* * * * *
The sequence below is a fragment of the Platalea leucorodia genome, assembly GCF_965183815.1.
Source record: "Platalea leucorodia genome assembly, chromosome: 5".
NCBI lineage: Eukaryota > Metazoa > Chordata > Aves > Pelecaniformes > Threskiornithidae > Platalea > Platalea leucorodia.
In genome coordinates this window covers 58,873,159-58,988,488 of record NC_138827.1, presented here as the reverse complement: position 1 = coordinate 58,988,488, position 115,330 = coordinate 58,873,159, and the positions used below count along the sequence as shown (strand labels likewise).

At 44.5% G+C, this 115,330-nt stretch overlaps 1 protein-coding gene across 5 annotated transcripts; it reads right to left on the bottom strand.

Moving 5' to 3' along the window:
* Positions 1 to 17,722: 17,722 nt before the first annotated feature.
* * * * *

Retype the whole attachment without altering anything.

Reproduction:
The sequence below is a fragment of the Platalea leucorodia genome, assembly GCF_965183815.1.
Source record: "Platalea leucorodia genome assembly, chromosome: 5".
NCBI lineage: Eukaryota > Metazoa > Chordata > Aves > Pelecaniformes > Threskiornithidae > Platalea > Platalea leucorodia.
In genome coordinates this window covers 58,873,159-58,988,488 of record NC_138827.1, presented here as the reverse complement: position 1 = coordinate 58,988,488, position 115,330 = coordinate 58,873,159, and the positions used below count along the sequence as shown (strand labels likewise).

At 44.5% G+C, this 115,330-nt stretch overlaps 1 protein-coding gene across 5 annotated transcripts; it reads right to left on the bottom strand.

Moving 5' to 3' along the window:
* Positions 1 to 17,722: 17,722 nt before the first annotated feature.